The vast majority of people who make a move into assisted living intend to stay put there as they live out the remainder of their lives. Indeed, one of the many benefits of assisted living is that there are generally several levels of care available to residents. These different care levels in theory help a resident stay in the same assisted living community even if their health continues to decline.
An assisted living move can be traumatic for your loved one.
However, some assisted living residents have the unfortunate experience of moving in and getting acclimated to their new environment only to find that their facility is closing its doors. Citylab’s “When Seniors Can’t Count on a Place to Call Home” recounts the story of Mary Berger, who moved to an assisted living community in a New York neighborhood when she found it no longer possible to live alone.
Mary was happy in her new community, quickly settling in and making friends with other residents as well as staff members at the facility. But shortly thereafter, the management of the facility told residents they had just 90 days to move. Sitting on a prime piece of real estate, the home had been sold.
Unsettled by the surprise announcement, Mary was ultimately forced to leave her new home. Within a few short months, Mary fell ill and was in and out of hospitals and rehabilitation centers until her death in January 2015.
Transfer Trauma – A Serious Complication
Sadly, Mary’s story is not a one-time occurrence. Across the nation, several assisted living communities have closed their doors, either because of sale of the business or through a governmentally-mandated closure.
Regardless of why such closures occur, however, there is a serious complication that arises. It is commonly known as “transfer trauma”. According to the Wisconsin Relocation Ombudsman Specialist, Tom LaDuke, transfer trauma is a term that is used to describe physical, mental, and emotional changes that occur in residents of institutional settings who are moved from one place to another as a result of a natural disaster, or a facility closing, or a change in care.
Symptoms of transfer trauma can occur before, during, and after a move to a new facility. Transfer trauma can affect mood, behavior, and even physical health. Mood changes can include: sadness, anger, irritability, depression, and anxiety. Behavioral changes include: combativeness, screaming, withdrawal from social interaction, wandering, abusive behaviors, and even refusal to take medications.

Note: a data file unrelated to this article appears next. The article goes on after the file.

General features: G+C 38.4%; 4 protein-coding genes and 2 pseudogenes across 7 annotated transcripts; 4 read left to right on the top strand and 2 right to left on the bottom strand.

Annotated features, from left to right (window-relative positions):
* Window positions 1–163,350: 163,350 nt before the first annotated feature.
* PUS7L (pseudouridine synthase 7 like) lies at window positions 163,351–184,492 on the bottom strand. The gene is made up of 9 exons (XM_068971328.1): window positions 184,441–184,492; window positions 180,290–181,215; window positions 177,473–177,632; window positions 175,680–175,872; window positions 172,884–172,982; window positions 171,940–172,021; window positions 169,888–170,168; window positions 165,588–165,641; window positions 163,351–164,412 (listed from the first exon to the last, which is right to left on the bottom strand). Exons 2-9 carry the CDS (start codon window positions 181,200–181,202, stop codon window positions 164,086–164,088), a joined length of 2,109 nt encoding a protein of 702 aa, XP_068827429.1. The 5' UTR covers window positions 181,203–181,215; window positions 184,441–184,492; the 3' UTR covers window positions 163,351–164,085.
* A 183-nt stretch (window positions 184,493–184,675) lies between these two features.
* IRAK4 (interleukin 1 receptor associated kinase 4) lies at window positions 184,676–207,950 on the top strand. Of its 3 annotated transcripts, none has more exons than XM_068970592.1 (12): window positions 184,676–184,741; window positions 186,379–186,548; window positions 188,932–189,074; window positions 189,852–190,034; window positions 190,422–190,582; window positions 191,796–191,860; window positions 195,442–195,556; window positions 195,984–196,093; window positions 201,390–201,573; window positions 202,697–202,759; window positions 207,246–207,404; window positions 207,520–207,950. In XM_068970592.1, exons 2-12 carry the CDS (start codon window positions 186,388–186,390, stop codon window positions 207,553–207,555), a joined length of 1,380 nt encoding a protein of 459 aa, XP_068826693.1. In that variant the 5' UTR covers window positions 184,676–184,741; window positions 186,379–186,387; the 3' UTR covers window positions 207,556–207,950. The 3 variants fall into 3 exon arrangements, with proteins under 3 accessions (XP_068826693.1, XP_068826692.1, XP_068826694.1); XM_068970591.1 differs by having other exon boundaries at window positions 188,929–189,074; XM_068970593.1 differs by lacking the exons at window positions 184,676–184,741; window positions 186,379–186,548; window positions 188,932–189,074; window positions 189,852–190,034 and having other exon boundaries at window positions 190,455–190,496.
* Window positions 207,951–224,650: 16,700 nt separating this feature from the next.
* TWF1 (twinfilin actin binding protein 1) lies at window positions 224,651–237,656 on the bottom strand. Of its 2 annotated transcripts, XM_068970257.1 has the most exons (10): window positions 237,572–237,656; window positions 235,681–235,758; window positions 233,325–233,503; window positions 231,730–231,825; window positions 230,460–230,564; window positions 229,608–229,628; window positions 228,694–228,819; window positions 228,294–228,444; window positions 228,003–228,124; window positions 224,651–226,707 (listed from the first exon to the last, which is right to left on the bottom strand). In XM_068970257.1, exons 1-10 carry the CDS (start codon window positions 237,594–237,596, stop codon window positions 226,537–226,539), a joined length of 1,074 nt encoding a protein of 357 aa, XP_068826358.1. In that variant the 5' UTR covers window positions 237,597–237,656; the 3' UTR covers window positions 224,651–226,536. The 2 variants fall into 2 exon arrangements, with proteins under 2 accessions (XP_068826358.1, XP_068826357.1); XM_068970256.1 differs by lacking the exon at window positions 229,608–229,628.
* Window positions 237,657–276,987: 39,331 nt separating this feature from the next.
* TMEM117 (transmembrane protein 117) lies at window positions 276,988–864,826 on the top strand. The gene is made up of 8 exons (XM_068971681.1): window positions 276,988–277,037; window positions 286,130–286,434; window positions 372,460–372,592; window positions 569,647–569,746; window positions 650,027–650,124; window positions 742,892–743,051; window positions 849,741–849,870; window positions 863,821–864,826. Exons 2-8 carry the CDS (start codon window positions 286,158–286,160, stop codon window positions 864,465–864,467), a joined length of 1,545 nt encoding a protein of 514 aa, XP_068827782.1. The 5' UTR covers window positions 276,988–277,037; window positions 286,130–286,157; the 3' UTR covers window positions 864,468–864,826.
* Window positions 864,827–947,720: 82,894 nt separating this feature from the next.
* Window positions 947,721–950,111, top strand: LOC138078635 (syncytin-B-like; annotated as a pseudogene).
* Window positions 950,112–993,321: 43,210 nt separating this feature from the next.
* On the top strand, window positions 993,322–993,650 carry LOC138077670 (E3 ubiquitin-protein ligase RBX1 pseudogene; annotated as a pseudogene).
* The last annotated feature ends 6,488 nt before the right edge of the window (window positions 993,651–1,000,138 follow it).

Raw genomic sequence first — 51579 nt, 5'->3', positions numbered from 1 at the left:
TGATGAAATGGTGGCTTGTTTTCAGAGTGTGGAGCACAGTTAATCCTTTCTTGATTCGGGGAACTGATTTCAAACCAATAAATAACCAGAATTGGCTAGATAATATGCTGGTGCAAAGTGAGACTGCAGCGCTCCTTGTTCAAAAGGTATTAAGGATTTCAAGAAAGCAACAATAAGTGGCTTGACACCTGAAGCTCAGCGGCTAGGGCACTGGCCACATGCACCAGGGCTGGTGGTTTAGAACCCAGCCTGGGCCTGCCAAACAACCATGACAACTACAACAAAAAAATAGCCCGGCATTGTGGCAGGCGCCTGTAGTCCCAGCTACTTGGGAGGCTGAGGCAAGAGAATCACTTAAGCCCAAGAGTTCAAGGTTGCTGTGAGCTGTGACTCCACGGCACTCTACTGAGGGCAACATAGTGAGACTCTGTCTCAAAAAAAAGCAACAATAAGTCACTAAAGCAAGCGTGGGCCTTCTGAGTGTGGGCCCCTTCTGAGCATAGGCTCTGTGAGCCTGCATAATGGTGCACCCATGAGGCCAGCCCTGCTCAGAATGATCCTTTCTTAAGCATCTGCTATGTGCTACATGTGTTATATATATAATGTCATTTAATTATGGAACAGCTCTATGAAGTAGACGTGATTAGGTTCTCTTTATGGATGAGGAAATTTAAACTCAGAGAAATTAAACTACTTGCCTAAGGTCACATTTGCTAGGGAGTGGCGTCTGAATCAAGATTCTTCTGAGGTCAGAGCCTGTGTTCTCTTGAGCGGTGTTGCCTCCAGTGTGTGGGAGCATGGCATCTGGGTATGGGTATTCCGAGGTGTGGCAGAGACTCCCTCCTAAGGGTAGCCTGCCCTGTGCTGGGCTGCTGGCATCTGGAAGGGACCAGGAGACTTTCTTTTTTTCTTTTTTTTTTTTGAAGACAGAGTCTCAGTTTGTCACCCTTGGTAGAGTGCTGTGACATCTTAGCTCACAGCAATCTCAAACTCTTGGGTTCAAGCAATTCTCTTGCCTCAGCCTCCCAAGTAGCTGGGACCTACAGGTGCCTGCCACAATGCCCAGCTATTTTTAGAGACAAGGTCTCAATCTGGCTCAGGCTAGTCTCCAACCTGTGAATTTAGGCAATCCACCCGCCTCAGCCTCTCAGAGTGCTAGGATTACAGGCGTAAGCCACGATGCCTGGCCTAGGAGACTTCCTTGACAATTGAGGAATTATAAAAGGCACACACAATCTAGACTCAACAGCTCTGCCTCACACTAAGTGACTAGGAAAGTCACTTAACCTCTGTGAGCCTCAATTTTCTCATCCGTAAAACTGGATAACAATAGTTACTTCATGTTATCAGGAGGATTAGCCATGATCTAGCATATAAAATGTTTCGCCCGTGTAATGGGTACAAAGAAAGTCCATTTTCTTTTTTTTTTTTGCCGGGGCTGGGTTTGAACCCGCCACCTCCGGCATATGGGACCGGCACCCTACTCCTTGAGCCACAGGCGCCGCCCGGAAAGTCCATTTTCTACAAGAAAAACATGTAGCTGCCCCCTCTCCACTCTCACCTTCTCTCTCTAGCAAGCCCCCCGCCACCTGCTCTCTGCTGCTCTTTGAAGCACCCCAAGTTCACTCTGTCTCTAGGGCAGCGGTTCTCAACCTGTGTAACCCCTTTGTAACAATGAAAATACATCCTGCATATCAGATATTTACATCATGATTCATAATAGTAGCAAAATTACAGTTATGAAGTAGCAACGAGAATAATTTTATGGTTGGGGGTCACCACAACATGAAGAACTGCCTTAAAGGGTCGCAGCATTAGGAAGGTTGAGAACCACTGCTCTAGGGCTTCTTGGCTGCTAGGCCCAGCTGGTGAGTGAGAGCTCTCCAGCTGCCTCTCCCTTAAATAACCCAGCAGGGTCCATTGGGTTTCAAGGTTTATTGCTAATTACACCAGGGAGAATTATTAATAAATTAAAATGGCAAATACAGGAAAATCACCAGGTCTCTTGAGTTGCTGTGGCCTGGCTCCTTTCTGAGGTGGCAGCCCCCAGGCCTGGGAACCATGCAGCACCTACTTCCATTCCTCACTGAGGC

Physiological symptoms include: digestive difficulties, increase of pain, confusion, sleeplessness, weight loss or gain, poor appetite, or increased dependence on drugs. In some extreme cases, transfer trauma has led to a cascading group of symptoms that hastens physical and mental decline and leads to death.
How to Protect Your Loved One from Transfer Trauma
Considering the serious complications caused by transfer trauma, what can you do if your loved one is forced to move from one assisted living community to another? Social Work Today’s “Prevent Elder Transfer Trauma: Tips to Ease Relocation Stress” offers these tips:
Involve your loved one in the decision: Transfer trauma involves a real sense of feeling out of control of one’s environment. If your loved one is able to make decisions, having a say in where he or she will live will go far toward easing the transition. The article notes: “Choice is a significant factor influencing risk of transfer trauma. When a sense of self-determination is diminished, trauma is more likely to occur.”
Tour the new facility with your loved one: If possible, arrange a tour of the new facility for your family. Time your visit to coincide with social events or programs in the community, thereby exposing your loved one to other residents to see if he or she will be comfortable there.
Choose a facility that offers person-centered care: In the article, Kim Warchol, OTR/L, founder and president of Dementia Care Specialists, states: “The long term care communities that discover, honor, and integrate the person’s individuality into care will get the best results. Adjustment issues are typically less frequent and less severe when people love where they are living and have been made to feel that they are still the people they have always been.”
Choosing a facility that advocates person-centered care is a good way to decrease the likelihood of transfer trauma.
The Bottom Line
If your loved one needs to make a move from one assisted living community to another, it is important to provide support, love, and encouragement before, during, and after the move. The effects of transfer trauma can be mitigated by including your loved one in the decision-making process as much as possible and choosing a new assisted living community that focuses on person-centered care.
If you are currently facing an assisted living move, please speak with one of our care options advisors today to start your search for senior housing.